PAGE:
Beginning October 5th the University of Michigan will launch a new shuttle service running from Ann Arbor to downtown Detroit. For now, the program is in its pilot stage, and will run on Fridays and Saturdays. However, the director of U of M’s Detroit Center, Addell Anderson, hopes that demand for the shuttle grows to a point where the project can attract more funds, and thus, have a larger fleet of buses and a weekday schedule.
For now, one bus will begin its first hour-long trip on Fridays to Detroit at 8 a.m. from C.C. Little. The final trip on Friday will return at 8:45 p.m. On Saturday, the shuttle will begin at 8:30 a.m., and the final trip will return to Ann Arbor at 10:50 p.m. Between these times, the bus will run four times between Ann Arbor and Detroit, making stops at U of M’s Detroit Center, Eastern Market, the Cultural Center, and Downtown and Southwest Detroit.
Interest for the shuttle seems to be very high from a number of parties, especially since it is not restricted to U-M students. The public can reserve seats online, walk-ons can ride if there is space, and anybody can ride in either direction (Detroiters can come to Ann Arbor and vice-versa).
Since the University has made significant financial and education investments in Detroit, this service aims to afford students an efficient way to explore Detroit. Fourty-five thousand of the shuttle’s funding comes from the Third Century Fund, U of M’s internal grant campaign. According to an interview with Anderson for MLive.com, the “aim is not to become a full-scale transit provider, but to better facilitate and advance learning and engagement with the city, as well as to deepen relationships between Detroit and the U-M community.”
Last semester, when the idea for an Ann Arbor-Detroit connector first materialized, a survey of roughly 300 students indicated that such a connector would make them more likely to engage in all that Detroit has to offer.
For example, the U of M Detroit Center’s mission is to “mutually enrich the University’s and Detroit’s communities through service, education, research and the exchange of culture”. The center has an impressive list of current initiatives, including public health, engineering, art and design, social work, and community service. Regardless of which academic discipline you are focused in, it appears as if greater access to Detroit will allow students to apply their skills and interests, while giving back to community.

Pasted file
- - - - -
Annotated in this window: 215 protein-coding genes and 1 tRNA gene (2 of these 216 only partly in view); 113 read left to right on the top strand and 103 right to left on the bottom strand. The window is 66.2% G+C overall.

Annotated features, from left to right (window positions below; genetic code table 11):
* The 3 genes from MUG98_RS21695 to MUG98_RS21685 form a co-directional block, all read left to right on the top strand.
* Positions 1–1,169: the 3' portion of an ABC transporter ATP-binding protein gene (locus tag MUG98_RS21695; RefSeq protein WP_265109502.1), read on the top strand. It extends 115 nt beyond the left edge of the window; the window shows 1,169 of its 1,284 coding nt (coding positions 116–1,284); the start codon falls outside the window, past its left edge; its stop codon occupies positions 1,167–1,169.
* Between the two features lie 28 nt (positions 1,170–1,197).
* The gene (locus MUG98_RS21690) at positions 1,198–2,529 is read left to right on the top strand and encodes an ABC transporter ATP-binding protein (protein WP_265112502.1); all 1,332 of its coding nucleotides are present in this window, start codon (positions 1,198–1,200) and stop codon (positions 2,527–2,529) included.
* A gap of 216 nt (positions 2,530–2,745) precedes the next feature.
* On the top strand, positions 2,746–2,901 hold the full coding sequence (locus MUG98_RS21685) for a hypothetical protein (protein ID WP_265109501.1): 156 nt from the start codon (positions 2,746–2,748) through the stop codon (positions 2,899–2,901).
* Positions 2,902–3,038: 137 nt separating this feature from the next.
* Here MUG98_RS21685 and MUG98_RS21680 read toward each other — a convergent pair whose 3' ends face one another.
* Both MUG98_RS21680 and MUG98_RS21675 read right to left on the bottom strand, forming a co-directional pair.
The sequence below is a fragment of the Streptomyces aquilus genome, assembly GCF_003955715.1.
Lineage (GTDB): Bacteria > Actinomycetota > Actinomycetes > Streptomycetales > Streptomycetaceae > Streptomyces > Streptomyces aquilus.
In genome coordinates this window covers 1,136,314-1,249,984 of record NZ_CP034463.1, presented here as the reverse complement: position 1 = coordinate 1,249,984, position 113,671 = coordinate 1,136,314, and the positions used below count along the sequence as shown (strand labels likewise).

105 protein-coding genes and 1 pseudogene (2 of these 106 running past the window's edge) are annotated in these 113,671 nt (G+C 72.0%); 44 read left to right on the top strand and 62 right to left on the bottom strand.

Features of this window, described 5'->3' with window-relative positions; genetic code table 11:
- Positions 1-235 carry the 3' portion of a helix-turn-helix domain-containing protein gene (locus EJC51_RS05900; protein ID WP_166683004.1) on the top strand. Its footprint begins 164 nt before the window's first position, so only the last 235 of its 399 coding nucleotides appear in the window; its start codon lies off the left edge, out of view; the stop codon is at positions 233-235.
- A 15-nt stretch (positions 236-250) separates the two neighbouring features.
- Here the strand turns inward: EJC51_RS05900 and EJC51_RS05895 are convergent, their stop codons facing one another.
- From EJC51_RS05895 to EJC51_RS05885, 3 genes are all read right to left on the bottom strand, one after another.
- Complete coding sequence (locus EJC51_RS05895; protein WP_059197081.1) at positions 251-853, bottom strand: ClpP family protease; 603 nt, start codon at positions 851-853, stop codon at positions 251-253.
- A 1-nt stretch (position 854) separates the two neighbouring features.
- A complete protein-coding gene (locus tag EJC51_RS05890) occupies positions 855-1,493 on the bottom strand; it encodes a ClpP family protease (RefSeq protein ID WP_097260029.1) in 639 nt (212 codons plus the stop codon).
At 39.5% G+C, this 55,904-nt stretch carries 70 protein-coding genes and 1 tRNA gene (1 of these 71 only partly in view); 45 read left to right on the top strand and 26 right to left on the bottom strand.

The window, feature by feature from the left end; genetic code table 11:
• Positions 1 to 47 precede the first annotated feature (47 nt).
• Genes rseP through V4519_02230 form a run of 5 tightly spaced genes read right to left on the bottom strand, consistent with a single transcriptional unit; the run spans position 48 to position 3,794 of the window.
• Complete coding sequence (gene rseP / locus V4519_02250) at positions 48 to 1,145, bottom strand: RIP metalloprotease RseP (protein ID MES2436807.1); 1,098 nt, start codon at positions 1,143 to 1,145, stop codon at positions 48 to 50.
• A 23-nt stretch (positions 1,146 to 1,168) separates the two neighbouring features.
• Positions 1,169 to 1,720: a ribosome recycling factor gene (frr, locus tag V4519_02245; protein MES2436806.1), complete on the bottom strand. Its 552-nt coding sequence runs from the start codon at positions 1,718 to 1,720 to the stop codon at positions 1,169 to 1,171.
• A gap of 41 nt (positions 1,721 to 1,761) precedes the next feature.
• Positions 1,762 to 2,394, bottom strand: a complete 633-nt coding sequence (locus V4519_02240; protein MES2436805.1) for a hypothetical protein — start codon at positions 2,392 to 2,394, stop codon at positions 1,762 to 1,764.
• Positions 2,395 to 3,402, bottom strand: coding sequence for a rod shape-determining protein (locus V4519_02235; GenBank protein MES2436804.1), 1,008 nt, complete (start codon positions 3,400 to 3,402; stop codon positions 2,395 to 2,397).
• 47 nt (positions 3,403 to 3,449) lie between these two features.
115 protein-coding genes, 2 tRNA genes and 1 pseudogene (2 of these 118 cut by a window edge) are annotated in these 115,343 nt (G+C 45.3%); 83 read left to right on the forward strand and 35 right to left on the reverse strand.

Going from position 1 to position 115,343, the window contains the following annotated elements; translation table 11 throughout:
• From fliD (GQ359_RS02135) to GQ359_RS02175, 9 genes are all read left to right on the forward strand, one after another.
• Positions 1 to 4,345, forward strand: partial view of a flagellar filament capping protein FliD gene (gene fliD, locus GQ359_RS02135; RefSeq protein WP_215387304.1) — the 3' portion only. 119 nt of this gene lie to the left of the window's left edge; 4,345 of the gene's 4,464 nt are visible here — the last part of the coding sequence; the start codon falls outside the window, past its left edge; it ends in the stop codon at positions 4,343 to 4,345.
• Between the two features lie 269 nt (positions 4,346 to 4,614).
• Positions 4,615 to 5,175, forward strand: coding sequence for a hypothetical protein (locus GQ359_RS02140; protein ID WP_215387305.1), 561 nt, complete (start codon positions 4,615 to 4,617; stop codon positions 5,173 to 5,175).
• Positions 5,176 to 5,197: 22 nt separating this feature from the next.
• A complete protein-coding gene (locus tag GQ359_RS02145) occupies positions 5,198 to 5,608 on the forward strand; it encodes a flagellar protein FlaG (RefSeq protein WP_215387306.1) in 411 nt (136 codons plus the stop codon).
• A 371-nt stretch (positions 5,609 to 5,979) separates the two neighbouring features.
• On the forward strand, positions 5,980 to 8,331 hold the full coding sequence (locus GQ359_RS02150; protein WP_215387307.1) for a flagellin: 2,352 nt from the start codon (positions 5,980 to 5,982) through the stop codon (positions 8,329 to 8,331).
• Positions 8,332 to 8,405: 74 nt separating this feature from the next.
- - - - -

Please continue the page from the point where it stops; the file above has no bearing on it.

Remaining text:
Although current funding and planning have slated for the shuttle to run only for the current semester, Anderson is optimistic that the project’s popularity will extend it into the future. The shuttle fills quite an obvious void in our opportunities as students, and it opens the door to a mutually beneficial relationship between Detroit and Ann Arbor.
One potential issue with the shuttle however, pertains to how it will be used. If the schedule ends up getting extended to weekdays, UM should keep track of what sorts of growth the shuttle has allowed for. Are students using the shuttle to augment their studies and benefit Detroit? Or, is it simply a free ride for students and non UM students? Although the current funds only comprise a small fraction of a $50 million fund, the program should only grow if it is being used for the betterment of Detroit and our student body.